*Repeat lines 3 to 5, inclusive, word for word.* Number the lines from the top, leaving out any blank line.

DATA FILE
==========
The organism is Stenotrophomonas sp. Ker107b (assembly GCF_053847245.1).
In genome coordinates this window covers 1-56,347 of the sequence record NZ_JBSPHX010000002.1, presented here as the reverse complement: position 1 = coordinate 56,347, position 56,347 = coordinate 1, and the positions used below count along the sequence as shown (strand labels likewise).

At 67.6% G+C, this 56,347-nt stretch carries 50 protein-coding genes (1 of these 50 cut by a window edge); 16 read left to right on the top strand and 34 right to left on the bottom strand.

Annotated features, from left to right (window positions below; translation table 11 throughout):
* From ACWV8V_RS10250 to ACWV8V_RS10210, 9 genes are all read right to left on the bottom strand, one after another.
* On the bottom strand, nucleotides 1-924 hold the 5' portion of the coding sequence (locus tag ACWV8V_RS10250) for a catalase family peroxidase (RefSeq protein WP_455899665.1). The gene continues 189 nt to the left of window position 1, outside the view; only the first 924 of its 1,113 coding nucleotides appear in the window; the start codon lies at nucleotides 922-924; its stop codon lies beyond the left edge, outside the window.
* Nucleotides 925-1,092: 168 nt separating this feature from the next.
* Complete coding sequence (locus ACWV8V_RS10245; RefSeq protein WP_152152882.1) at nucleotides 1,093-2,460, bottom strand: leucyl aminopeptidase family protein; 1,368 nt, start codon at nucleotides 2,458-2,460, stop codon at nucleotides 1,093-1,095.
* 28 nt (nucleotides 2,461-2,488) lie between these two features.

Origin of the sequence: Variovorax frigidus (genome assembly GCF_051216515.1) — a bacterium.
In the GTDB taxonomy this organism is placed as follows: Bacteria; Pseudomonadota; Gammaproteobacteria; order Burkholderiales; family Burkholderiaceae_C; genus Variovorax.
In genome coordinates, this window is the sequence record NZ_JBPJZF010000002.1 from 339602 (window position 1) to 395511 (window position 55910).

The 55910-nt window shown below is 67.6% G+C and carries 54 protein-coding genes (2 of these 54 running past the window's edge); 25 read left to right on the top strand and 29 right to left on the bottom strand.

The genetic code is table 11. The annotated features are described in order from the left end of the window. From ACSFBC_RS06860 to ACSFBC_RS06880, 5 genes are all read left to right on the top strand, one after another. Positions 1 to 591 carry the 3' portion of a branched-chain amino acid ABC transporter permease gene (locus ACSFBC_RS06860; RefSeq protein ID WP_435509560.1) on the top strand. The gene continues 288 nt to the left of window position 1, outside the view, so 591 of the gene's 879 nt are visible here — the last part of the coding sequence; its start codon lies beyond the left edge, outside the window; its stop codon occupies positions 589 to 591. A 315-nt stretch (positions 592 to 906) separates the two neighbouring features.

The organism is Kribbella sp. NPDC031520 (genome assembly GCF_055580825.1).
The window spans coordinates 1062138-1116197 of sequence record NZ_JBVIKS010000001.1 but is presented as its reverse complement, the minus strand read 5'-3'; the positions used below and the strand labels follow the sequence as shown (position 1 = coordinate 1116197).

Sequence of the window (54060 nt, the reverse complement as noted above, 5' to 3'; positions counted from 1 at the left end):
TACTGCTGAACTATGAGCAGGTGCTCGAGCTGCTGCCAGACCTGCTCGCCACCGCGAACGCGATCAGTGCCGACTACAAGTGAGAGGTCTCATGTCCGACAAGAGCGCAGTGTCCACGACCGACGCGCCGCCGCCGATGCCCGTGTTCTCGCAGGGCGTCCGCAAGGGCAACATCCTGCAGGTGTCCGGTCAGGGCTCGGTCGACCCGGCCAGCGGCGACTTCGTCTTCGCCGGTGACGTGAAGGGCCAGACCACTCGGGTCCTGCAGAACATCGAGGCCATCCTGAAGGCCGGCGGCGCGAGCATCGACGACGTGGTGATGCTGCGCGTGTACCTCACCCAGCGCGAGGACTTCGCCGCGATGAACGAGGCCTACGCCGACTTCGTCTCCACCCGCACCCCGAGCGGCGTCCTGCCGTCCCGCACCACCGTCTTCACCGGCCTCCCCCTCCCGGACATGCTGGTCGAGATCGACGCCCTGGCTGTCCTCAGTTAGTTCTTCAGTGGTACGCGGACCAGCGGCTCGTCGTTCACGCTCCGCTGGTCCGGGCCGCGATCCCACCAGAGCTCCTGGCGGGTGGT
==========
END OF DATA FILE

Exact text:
At 67.6% G+C, this 56,347-nt stretch carries 50 protein-coding genes (1 of these 50 cut by a window edge); 16 read left to right on the top strand and 34 right to left on the bottom strand.

Annotated features, from left to right (window positions below; translation table 11 throughout):
* From ACWV8V_RS10250 to ACWV8V_RS10210, 9 genes are all read right to left on the bottom strand, one after another.